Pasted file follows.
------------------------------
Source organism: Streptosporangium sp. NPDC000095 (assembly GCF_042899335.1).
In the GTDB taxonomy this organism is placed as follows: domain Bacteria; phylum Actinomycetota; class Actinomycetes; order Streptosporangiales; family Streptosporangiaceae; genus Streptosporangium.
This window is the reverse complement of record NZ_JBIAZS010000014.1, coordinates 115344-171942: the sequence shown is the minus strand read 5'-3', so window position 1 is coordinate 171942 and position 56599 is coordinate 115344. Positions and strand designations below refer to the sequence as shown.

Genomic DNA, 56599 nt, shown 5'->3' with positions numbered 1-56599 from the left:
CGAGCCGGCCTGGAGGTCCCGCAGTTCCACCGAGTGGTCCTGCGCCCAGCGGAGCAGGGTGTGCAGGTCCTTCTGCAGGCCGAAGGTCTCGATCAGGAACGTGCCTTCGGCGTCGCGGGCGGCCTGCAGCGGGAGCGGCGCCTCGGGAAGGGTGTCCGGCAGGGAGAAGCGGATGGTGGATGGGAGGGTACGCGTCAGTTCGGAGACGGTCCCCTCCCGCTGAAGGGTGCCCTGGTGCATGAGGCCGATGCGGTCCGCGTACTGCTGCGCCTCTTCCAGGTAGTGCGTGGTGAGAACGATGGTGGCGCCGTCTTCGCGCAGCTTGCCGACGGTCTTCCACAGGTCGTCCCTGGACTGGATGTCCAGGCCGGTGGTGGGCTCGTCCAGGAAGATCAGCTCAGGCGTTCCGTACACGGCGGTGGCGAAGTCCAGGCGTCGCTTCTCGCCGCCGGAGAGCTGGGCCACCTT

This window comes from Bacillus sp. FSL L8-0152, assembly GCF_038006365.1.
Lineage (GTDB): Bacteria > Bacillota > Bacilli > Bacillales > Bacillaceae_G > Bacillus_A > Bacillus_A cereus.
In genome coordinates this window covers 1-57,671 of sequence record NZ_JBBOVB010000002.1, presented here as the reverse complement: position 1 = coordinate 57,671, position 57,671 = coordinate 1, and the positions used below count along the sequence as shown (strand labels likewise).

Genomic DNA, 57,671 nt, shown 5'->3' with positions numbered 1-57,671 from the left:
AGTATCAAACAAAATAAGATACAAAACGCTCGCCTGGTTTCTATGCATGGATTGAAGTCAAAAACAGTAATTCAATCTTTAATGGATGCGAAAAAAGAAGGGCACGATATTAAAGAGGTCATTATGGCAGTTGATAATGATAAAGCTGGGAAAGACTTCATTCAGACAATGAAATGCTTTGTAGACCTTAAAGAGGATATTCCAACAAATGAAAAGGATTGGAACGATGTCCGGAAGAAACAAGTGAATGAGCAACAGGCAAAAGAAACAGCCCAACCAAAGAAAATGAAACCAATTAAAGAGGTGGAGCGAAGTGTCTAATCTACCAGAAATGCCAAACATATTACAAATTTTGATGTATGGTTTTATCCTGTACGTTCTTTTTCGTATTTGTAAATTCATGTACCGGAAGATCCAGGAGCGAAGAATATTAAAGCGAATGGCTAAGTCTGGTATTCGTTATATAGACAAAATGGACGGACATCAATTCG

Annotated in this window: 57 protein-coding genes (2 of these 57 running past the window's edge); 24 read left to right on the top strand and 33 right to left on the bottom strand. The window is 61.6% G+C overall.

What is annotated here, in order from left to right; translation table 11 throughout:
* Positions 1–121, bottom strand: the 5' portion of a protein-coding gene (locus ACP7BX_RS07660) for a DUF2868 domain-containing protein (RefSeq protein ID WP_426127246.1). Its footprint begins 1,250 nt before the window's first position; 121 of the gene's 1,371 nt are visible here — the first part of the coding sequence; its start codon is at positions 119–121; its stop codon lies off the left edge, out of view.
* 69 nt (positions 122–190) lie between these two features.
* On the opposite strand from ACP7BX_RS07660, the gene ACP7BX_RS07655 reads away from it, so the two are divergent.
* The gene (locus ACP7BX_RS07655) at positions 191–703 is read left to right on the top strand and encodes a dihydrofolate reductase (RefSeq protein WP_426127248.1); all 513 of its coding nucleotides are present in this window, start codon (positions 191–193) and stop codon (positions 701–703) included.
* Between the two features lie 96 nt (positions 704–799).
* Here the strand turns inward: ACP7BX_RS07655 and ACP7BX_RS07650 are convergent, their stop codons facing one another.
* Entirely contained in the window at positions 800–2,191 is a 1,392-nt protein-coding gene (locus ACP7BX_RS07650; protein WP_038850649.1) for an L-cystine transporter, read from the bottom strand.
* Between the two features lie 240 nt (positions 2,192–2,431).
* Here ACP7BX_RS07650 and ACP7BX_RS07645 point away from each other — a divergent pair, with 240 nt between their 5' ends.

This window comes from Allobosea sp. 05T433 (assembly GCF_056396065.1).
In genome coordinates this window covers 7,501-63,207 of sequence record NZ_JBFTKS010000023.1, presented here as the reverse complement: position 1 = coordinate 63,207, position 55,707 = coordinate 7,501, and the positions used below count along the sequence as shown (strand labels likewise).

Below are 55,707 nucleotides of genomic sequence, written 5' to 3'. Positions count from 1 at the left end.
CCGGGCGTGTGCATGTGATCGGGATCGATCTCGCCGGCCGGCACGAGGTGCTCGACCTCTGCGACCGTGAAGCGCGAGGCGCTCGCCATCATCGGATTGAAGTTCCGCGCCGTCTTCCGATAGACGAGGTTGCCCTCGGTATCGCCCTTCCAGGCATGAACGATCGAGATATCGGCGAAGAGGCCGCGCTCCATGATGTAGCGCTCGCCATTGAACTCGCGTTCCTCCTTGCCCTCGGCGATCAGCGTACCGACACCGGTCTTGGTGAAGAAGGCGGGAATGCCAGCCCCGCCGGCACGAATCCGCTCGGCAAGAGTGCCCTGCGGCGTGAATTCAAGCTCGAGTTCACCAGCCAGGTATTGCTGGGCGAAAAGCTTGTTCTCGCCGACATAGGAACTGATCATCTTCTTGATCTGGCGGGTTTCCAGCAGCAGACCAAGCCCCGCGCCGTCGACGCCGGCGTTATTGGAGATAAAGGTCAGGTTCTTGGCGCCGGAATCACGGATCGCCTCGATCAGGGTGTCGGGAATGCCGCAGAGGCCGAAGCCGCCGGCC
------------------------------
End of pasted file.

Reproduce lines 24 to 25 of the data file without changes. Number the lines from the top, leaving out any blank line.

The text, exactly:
Below are 55,707 nucleotides of genomic sequence, written 5' to 3'. Positions count from 1 at the left end.
CCGGGCGTGTGCATGTGATCGGGATCGATCTCGCCGGCCGGCACGAGGTGCTCGACCTCTGCGACCGTGAAGCGCGAGGCGCTCGCCATCATCGGATTGAAGTTCCGCGCCGTCTTCCGATAGACGAGGTTGCCCTCGGTATCGCCCTTCCAGGCATGAACGATCGAGATATCGGCGAAGAGGCCGCGCTCCATGATGTAGCGCTCGCCATTGAACTCGCGTTCCTCCTTGCCCTCGGCGATCAGCGTACCGACACCGGTCTTGGTGAAGAAGGCGGGAATGCCAGCCCCGCCGGCACGAATCCGCTCGGCAAGAGTGCCCTGCGGCGTGAATTCAAGCTCGAGTTCACCAGCCAGGTATTGCTGGGCGAAAAGCTTGTTCTCGCCGACATAGGAACTGATCATCTTCTTGATCTGGCGGGTTTCCAGCAGCAGACCAAGCCCCGCGCCGTCGACGCCGGCGTTATTGGAGATAAAGGTCAGGTTCTTGGCGCCGGAATCACGGATCGCCTCGATCAGGGTGTCGGGAATGCCGCAGAGGCCGAAGCCGCCGGCC